Just when I finally got accustomed to telling everyone I’m in my second year at ICO, I am *gasp* now in my third year.
…is when your day begins at 8 a.m.
That’s right. Whereas during first and second years we had exams early in the morning, now we’ve got early-morning classes. You would think that since our lectures are all recorded, we can watch the early lecture later, right? Sorry to break it to you, fellow night owls, but for one class, attendance is mandatory, and for the other, answering questions in class comprises four percent of our grade. So if you’re going to study, better get it done during the day time. And if you’re not used to it, the security office always has coffee!
…is when we start learning about contact lenses!
First quarter of third year is probably the scariest, most exciting, rewarding experience at ICO. We’ve finished all the basics–optics, physiology, anatomy, etc.–and now we can move onto everything we’ve anticipated doing as an optometrist: retina/ocular disease, contact lenses, etc. According to our contact lens professor, Dr. Jurkus, by the end of the quarter in August, we’ll have learned everything we need to know to fit the average patient with contacts (I know, it sounds pretty exciting to me too!). I’ve worn contacts since I was in high school, and now I can finally learn everything about the little pieces of plastic I put on my eyes.
… is when we see patients on our own!
We have a lot to be nervous about and look forward to this quarter. For starters, we see our first patient by ourselves this quarter, two shifts a week. Of course, we have our lovely attending optometrists there to check our work, but we no longer have a fellow student partner when we see patients. If you don’t picture me drenched in sweat from simultaneous fear and excitement, you’re getting the wrong picture. Lucky for us, our patients at the IEI are usually extremely patient. My first day in clinic this quarter, I got so excited I took a photo of my exam lane once I set it up to document the moment right before I wiped my sweaty palms and took in my first patient. I hope to the optometry gods that I learn from my attendings and get better and more efficient at what I do. It’s hard to imagine how I aced the many practicals and still manage to struggle with optometric techniques.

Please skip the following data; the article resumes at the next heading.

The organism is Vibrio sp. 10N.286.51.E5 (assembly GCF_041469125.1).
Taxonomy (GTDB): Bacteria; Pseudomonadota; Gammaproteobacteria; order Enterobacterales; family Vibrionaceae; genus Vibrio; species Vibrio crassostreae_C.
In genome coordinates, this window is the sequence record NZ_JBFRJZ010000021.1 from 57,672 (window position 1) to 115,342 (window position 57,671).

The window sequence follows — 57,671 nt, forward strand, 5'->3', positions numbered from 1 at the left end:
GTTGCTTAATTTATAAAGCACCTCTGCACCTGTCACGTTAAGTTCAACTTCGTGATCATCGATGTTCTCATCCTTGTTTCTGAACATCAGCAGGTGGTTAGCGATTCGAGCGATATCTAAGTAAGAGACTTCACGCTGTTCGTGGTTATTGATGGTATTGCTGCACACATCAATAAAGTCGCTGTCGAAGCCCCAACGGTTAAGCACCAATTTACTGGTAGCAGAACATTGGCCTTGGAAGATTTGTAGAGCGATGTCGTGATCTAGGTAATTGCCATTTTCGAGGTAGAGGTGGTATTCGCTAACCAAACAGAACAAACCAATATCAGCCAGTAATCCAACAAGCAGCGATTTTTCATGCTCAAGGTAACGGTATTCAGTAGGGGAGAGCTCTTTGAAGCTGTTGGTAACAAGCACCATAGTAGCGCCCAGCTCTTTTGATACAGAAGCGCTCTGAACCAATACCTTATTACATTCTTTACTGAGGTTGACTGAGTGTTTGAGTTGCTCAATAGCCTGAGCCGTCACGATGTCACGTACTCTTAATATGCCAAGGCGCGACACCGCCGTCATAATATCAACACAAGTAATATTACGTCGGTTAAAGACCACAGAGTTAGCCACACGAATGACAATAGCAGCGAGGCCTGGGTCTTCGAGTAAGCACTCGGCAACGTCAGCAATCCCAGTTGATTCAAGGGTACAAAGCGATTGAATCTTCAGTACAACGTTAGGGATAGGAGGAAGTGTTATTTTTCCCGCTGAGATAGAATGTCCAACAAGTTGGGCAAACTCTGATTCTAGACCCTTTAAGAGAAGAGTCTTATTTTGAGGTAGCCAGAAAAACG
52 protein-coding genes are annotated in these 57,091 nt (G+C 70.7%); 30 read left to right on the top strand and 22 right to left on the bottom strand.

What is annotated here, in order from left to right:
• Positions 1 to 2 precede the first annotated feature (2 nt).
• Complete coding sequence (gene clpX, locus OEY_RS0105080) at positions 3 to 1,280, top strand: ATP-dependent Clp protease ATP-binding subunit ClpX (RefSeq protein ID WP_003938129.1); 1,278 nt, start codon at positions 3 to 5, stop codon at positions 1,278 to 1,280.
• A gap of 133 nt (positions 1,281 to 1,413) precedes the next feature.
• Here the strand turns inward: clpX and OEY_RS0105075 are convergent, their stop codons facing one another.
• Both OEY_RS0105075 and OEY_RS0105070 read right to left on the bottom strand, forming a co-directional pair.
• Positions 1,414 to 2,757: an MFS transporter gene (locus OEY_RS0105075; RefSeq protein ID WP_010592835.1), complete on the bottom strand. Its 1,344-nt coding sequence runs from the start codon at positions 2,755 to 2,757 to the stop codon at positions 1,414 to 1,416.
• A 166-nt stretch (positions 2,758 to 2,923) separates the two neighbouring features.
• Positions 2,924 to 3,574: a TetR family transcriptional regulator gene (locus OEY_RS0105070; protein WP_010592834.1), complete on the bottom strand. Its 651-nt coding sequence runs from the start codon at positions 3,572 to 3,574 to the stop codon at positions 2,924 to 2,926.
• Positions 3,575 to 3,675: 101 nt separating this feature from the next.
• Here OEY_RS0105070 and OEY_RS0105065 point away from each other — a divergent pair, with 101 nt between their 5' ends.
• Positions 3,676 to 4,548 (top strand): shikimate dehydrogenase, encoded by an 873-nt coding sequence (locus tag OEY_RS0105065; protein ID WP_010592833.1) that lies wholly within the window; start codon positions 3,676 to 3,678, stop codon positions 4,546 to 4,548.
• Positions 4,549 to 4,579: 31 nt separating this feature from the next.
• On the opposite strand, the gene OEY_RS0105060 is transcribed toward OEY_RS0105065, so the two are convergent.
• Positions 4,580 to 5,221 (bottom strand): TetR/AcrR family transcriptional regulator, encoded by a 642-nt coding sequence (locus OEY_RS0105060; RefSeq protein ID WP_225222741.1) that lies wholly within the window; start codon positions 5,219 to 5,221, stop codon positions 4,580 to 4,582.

…is when we take Ocular Disease 3.1 – Retina.
We also have the most difficult course (according to urban legend, aka the many stories from the third years who have preceded us) in all of our ICO career, Retina. I may be of a different opinion later on, but so far I’ve very much enjoyed what I’ve learned in the class–especially because I know I’m going to be applying this information in clinic for the rest of my life. We’ve looked at the fundus so many times now, I really wish I knew what was going on “back there” when I say to my patients, “Now, I’m just going to look at the of the back of your eye.” I don’t want to just look–I want to identify disease if it’s there, and treat it. Retina will be a tough conquest, but it’s worth every effort.